Alexandre Dumas, father of the famous French novelist, was born into a noble Norman family. He was generally acknowledged to be the strongest man in the French army. He commanded armies, fought on two continents, and successfully invaded Italy. Not only was he personally known to Napoleon, but Napoleon hated his guts. Dumas managed to survive enemy action, prolonged imprisonment, personal betrayal, and the Terror. His was a life of almost picaresque scope and wonder.
Oh, and he was also the mixed-race son of a penniless French nobleman and a freed slave.
Thus is the story of Tom Reiss’ The Black Count. Drawing on staggering reams of data (including papers liberated from a safe by a French safecracker), Reiss draws us into the life and times of a most extraordinary man, one whose life would serve as repeated inspiration for his better-known son. In particular, the elder Dumas’ unjust imprisonment provides the inciting incident for The Count of Monte Cristo (which, if you haven’t read it, stop reading this review right this second and hie thee over to Amazon or to your local purveyor of the written word and pick yourself up a copy because OH MY GOD it’s breathtaking). But aside from providing his son with literary fodder, the life of Alex Dumas (as he preferred to be known) offers a compelling glimpse into class and race issues in France before, during, and after their Revolution.
In fact, the book’s primary accomplishment for the history buff is detailing the advances made by abolitionist and civil rights advocates in France in the mid to late 18th century. The slave trade was big business in France, and Reiss goes to some length to describe the wildly lucrative sugar industry of the 18th century. Sugar cultivation, as practiced throughout the Caribbean but especially in the French colony on Sante-Domingue (present-day Haiti), was an incredibly labor-intensive process, and as such it required a vast number of unskilled and semi-skilled laborers. Thus, slaves, who were worked until they died. Good times.
Inspired by both Enlightenment ideals and disgust at the treatment of their fellow man, a cadre of dedicated lawyers and politicians spent decades trying to overturn slavery and establish basic civil rights for people of African descent. That said, reactionary elements in France often held the upper hand in legislating the rights of minorities. At certain times and in certain jurisdictions, simply being black in France was enough to get one sent to work on a sugar plantation in the Caribbean until they died. The Revolution tipped the scales toward civil rights activists, but Napoleon rolled back many of their advances once he consolidated his power. It’s a rather horrifying ebb-and-flow, given what’s at stake, and had Dumas been born 20 years earlier or later, he might never have advanced beyond the rank and file of the army, or even been allowed in the army at all.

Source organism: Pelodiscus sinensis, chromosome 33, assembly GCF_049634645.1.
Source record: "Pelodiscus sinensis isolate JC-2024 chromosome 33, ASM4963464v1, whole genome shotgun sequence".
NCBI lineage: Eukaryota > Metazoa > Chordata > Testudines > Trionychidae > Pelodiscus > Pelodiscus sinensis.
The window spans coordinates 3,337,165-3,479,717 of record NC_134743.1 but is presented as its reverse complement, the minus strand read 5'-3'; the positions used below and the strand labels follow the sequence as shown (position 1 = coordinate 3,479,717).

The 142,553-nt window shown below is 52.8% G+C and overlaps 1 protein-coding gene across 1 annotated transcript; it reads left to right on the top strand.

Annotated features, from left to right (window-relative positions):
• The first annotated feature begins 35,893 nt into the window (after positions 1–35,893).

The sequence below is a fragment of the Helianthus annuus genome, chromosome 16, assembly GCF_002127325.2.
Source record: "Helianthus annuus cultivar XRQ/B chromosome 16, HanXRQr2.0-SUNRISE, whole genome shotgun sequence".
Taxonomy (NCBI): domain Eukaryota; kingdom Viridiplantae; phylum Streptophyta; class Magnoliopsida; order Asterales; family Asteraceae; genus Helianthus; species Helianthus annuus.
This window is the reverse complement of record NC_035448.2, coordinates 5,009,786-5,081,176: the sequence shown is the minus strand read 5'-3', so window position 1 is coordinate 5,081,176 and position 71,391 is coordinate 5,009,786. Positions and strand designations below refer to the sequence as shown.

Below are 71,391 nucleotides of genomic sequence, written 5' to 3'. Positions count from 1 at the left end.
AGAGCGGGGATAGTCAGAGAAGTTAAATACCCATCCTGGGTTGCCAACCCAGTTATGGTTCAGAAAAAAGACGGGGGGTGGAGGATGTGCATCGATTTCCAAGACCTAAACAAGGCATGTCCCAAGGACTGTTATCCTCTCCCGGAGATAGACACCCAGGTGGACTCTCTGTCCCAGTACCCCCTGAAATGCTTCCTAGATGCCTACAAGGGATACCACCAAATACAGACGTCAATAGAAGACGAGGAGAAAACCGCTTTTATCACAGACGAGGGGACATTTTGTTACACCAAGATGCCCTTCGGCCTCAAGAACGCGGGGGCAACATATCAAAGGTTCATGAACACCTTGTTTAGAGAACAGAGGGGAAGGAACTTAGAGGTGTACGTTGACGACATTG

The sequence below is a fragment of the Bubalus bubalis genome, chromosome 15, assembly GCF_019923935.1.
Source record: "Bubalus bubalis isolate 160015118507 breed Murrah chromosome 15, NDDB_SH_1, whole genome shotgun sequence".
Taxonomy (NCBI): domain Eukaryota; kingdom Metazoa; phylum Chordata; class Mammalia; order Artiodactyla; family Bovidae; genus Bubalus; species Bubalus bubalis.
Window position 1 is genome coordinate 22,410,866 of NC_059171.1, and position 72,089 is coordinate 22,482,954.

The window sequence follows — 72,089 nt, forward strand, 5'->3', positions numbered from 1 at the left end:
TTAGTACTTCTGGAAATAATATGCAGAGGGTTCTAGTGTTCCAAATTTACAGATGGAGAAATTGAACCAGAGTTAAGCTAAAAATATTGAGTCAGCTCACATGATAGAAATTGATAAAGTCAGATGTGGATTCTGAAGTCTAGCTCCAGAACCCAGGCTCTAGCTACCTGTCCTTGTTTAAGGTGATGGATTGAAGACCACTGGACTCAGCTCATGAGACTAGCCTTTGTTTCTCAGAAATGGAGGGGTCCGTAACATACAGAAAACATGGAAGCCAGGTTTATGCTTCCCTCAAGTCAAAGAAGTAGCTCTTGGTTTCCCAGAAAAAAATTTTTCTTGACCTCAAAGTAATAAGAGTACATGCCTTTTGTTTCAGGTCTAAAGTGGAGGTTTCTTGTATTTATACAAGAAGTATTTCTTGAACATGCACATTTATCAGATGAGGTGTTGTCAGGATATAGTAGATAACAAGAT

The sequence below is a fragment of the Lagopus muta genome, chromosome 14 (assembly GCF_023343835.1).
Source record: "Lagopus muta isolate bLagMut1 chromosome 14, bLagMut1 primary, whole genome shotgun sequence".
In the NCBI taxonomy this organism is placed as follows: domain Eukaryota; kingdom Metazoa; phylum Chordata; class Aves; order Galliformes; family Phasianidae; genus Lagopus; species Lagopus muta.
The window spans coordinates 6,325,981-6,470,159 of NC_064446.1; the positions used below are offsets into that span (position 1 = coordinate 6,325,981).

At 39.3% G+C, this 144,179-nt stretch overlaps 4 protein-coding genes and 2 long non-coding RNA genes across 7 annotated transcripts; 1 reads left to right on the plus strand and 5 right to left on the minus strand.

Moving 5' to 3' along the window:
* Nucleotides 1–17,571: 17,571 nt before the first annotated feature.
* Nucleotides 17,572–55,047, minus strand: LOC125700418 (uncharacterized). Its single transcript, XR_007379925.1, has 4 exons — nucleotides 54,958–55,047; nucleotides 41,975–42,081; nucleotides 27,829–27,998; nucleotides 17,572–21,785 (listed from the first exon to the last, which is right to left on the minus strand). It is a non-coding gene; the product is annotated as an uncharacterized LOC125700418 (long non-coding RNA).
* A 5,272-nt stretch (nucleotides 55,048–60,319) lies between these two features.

But Dumas lived in just the right place at just the right time. He turned his back on his nobleman father and joined the army as a buck private, which unbeknownst to him at the time probably saved him from a date with a guillotine at the height of the Terror. He proved to be an able leader of men, particularly skilled at leading small cavalry units in disputed territory. By 1793 he was a general, serving on various fronts as France fought its neighbors to preserve the ideals of the revolution. He campaigned in the Pyrenees and the Alps. He became renowned for the discipline he imposed on his troops, as he forbade them the “right” of pillage. He served under Napoleon in northern Italy, and a hundred and fifty years before the US Army was officially desegregated, General Dumas commanded the cavalry in Napoleon’s ill-fated Egyptian campaign, an experience that soured the mythically short Corsican on the tall, strong, well-liked “American” (as mixed-race people from the Caribbean colonies were known in France). This personality conflict would have tragic consequences for Dumas.
I think by now you get the idea. Dumas was an extraordinary man in an extraordinary time. Reiss’ scholarship is excellent, his sources varied, his storytelling prowess formidable. I’m a big fan of books like The Black Count, books that shine a light on lesser-known moments in history, human stories against grand historical backdrops, and this is one of the better ones I’ve read recently.